“It’s no secret that the two candidates in the runoff will be against us,” Shawn continued. “It’s always the same kind of people” who make it to the top positions, he said. “Workers know the union isn’t the type of organization it used to be in the 1970’s and earlier.”
Kokomo Casting is where Shawn Fain began his career in the UAW apparatus, starting as a skilled trade representative in UAW Local 1166 in 2001 before working his way up to a top position at the UAW’s Solidarity House headquarters by 2012. As a member of the UAW-Chrysler National Negotiating Team in 2009 and 2011, Fain backed the pro-company contracts that slashed jobs, cut the wages of new hires in half and vastly expanded the use of low-paid temporary workers.
“I got screwed out of the benefits that my dad got,” Shawn said. “Now I know who to blame. Many of us who came here after 2009 don’t even know what our generation has been forced to give up.”
Shawn explained that his father had worked at the factory between 1992 and 2005. “I’ve been here 18 years, and I’m still making what my father and other autoworkers made 20 years ago. We aren’t being compensated anywhere near what the changes in our cost of living have been lately. Since I started working for Stellantis, the cost of living has tripled. Once a year, all we get a pat on the back for keeping up with the output goals.”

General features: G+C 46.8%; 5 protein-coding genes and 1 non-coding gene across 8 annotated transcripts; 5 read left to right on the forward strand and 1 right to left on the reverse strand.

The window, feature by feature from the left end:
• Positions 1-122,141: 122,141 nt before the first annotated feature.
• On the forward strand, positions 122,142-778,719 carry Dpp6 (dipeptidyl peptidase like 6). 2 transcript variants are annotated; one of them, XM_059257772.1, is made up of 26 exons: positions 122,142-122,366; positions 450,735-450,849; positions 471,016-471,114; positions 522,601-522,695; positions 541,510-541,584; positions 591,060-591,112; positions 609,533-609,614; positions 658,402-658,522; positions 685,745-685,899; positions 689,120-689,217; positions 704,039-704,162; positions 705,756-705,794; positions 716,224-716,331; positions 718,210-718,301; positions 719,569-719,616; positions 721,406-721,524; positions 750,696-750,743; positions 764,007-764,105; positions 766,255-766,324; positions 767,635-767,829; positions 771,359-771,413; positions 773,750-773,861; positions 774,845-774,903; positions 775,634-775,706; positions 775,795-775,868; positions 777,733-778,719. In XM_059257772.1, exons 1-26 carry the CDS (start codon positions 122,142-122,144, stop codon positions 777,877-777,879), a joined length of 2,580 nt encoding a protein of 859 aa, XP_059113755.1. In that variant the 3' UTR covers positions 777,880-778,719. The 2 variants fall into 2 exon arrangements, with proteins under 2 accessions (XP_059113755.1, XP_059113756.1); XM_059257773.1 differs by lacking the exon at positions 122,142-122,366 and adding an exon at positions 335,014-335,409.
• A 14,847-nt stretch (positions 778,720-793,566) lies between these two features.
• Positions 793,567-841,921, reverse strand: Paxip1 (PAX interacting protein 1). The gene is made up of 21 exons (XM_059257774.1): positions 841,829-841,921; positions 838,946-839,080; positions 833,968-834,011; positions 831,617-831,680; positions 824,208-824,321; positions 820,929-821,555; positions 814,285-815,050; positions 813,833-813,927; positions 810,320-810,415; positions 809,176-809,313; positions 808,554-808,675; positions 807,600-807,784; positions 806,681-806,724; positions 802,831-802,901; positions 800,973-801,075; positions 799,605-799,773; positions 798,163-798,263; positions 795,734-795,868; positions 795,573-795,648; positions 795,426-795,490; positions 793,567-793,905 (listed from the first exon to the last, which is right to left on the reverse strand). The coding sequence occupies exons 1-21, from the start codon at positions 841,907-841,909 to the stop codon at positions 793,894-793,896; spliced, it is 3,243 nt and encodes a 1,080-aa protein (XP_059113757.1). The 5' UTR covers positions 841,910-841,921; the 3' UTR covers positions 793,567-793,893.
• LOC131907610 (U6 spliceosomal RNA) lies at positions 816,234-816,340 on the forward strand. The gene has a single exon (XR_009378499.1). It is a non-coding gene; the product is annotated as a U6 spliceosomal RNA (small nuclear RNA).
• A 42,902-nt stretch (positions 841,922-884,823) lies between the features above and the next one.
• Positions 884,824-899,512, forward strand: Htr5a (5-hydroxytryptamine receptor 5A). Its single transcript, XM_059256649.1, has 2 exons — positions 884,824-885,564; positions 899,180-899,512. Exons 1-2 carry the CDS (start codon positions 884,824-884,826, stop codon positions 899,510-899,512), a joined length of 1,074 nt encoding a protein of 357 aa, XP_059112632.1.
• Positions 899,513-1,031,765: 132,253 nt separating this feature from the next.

He added, “I couldn’t afford a brand new vehicle from Chrysler if I wanted one. To do that I’d have to get rid of my son and move in with my parents,” he said sarcastically. “To get a new Ram pickup you’re paying upwards of $80,000. So, we’re building transmissions for vehicles that no one can afford? There are workers here making $17 an hour.”
Shawn continued, “We feel the union doesn’t represent us as much as it represents the companies. I’ll tell you, when we saw (Fiat Chrysler CEO) Sergio Marchionne and our union national president (Dennis Williams) embracing each other during the 2015 negotiations, that left a sour taste in many people’s mouths. We were under the impression that the union was supposed to have an adversarial relationship with the company.”